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Slowing Blowing Snow: I-94 Snow Fence Project Aims to Improve Winter Driving

Impacts of Snow Fence Design

You may have noticed fence structures and planted vegetation popping up along various highway rights-of-way in Minnesota during the last several years. What you might be seeing are snow fences, one of the many ways the Minnesota Department of Transportation (MnDOT) combats blowing snow and icy roads in the winter. Now that winter driving is in high gear, snow fences are especially useful in addressing pesky blowing snow problem areas.

With numerous areas of flat and open terrain in MnDOT’s District 4 (west central Minnesota), plow operators and engineers sometimes need to be creative. The traditional technique of applying salt and sand doesn’t always work in areas prone to high winds – either the material blows away before it can penetrate the snowpack or ice on the road, or it melts the affected area, which refreezes before the surface can dry. When permanent structural or living snow fences are strategically placed in relation to topography, wind direction, and distance from the roadway, they can minimize issues by trapping the blowing snow before it even reaches the road surface.

Besides the immediate tangible safety benefits to motorists, snow fences and other blowing and drifting snow control measures make a difference in other ways:

  • Saves local and state agency snow plow drivers time, resources, and the cost of material, ultimately saving taxpayers money
  • Improves public safety
  • Protects water resources and vegetation from overuse of salt, sodium chloride, and other chemicals
  • Minimizes greenhouse gas emissions
  • Contributes to overall sustainability of the road surface and infrastructure
  • Provides economic benefits by reducing travel delays and road closures
Living snow fences are just one of the ways this project is addressing poor winter driving conditions in areas on I-94 in west central Minnesota.

Blowing snow control projects impact commerce and travelers every day by reducing the amount of snow that reaches the roadway and minimizing deteriorating road conditions. Investments in snow fences reduce crashes and the need for roadway closures while also decreasing environmental impacts and the cost of snow and ice removal.

Kohl Skalin, MnDOT District 4 Maintenance Superintendent

About this Project

Over the years, MnDOT’s highway maintenance crews have documented problem locations along their snowplow routes where blowing snow frequently causes the most severe conditions and crashes. Interstate 94 from Moorhead to Alexandria in District 4 often closes several times each winter due to dangerous road surfaces and reduced visibility from blowing snow. SRF recently partnered with District 4 to identify locations along that stretch that could be designed and installed as a single project.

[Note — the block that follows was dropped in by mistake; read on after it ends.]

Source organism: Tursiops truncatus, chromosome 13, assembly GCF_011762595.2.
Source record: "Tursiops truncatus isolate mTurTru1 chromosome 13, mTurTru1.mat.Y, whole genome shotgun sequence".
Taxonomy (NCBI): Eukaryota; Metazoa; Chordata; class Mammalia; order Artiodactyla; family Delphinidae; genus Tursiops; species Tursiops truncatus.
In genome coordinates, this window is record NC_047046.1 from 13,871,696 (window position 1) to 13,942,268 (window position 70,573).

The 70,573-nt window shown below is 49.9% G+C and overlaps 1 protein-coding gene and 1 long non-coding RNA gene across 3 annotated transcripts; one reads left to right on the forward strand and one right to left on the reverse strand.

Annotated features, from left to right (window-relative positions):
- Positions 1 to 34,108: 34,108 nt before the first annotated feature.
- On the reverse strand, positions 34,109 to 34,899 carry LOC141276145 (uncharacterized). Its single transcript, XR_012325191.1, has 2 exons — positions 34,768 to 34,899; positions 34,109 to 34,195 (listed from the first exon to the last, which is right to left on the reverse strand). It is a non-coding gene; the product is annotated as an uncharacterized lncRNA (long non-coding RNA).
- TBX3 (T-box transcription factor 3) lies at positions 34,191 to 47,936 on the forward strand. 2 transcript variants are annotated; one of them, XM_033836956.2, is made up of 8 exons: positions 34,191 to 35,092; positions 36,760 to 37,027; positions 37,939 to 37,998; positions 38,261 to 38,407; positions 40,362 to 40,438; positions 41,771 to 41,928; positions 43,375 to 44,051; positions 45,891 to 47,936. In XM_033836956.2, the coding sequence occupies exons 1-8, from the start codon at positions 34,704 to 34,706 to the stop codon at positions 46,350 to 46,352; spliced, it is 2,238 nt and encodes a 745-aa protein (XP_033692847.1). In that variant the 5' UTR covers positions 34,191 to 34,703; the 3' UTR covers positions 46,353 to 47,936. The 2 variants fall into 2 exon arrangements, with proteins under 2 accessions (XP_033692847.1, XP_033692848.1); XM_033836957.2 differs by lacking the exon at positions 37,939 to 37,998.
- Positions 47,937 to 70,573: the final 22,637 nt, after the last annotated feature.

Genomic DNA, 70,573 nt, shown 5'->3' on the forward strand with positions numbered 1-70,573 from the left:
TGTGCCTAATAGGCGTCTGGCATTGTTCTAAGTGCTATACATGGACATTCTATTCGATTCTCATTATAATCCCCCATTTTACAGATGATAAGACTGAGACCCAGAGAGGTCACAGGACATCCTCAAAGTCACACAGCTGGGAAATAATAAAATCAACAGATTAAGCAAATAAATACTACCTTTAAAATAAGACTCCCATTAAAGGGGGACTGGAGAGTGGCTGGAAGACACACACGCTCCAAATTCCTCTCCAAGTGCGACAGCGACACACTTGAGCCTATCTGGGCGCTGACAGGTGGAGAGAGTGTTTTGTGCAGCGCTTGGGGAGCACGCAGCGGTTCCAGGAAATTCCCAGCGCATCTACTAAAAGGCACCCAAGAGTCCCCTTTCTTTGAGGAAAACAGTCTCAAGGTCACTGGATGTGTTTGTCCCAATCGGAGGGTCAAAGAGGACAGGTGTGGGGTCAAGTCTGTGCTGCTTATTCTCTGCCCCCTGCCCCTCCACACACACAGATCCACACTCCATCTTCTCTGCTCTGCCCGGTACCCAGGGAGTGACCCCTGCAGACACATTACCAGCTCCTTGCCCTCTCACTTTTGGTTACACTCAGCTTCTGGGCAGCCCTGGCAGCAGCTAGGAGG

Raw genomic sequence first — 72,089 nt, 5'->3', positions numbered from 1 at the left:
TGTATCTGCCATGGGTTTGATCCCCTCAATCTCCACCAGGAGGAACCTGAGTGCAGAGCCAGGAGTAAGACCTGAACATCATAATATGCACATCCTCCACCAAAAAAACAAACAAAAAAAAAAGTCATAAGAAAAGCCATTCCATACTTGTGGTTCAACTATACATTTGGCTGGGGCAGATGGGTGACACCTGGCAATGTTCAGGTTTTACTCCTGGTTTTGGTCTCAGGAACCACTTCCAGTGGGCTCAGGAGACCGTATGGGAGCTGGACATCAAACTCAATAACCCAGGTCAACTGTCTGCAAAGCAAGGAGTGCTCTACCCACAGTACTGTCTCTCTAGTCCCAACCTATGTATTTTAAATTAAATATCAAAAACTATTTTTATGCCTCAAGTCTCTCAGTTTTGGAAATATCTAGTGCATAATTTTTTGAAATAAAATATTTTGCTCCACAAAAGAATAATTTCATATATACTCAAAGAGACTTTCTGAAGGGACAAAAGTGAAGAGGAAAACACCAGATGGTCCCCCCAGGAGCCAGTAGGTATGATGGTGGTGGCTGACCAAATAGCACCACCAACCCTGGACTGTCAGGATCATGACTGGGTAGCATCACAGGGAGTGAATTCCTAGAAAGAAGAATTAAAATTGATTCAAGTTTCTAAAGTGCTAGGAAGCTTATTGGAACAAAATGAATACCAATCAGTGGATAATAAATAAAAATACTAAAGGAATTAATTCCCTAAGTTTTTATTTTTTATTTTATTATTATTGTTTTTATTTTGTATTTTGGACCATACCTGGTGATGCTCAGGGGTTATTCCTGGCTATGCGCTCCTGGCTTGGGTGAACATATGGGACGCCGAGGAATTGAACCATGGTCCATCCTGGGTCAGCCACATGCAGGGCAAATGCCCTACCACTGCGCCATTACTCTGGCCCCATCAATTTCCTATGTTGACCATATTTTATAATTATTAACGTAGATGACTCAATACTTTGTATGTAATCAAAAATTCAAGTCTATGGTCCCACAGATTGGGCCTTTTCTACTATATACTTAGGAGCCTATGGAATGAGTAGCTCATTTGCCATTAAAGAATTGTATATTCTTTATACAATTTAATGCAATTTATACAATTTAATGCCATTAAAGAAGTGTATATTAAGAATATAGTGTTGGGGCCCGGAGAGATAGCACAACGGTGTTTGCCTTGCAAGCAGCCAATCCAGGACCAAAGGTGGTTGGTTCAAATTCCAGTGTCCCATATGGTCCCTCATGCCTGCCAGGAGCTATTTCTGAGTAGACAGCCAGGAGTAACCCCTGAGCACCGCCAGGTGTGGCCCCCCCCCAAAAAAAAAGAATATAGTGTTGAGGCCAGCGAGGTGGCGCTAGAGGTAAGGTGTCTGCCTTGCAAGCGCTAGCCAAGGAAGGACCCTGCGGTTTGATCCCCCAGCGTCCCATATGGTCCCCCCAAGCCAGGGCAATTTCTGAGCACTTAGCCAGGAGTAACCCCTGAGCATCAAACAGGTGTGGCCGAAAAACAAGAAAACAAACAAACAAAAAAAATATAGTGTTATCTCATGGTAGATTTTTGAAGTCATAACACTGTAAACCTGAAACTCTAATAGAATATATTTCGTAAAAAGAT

SRF Project Manager Eric Laidley, PE, worked with MnDOT’s project manager and staff to explore potential snow fence solutions for 29 identified problem sites along I-94. The project team evaluated the following features at all sites while considering both structural and living snow fence solutions for each:

  • Prominent wind direction
  • Topography
  • Snowfall and wind speed measurements at that location
  • Presence of overhead power lines
  • Species of existing trees or vegetation in adjacent area
  • Right-of-way acquisition requirements

After review, the project team determined that six of the 29 sites did not require MnDOT to acquire additional right-of-way to meet design standards. Because right-of-way acquisition would require additional time and expense, the six sites without this requirement were chosen for this project.

I-94 Snow Fence Design Statistics
Ultimately, the project team determined that a variety of solutions were required to achieve the desired outcomes of this 2022-2023 project. The project totals for each type of fence are illustrated above.

Structural or Living Snow Fence?

Some basic factors were considered in the selection of the type of snow fence to be installed at each location:

  • Structural snow fences can not be located under power lines
  • Living snow fences are more desirable where the trees or shrubbery match into an existing tree line or landscape
  • Analysis of existing road profile, backslope, and ditch
  • Selection of trees or shrubbery dependent on MnDOT’s preference

How can SRF help?

SRF’s technical team of project managers, civil engineers, and technical analysts will work with your agency’s maintenance and engineering staff to carefully examine winter driving problem areas in your roadway network. Our team of experts will help you develop a plan to identify and address problem areas and reap the benefits of alternative blowing and drifting snow control solution. We are dedicated to helping agencies and communities achieve safe, cost-effective, and sustainable winter driving conditions on their roadways.

Eric Laidley, PE, has more than 12 years of experience in transportation and traffic design. He has worked with state DOTs, counties, and municipalities on numerous complex rural highway and urban street projects as both a project manager and lead designer. Eric’s experience includes project management, snow fence analysis and design, rural and urban roadway design, interchange and roundabout design, client coordination, plans and specifications, permitting, cost estimates, and utility coordination.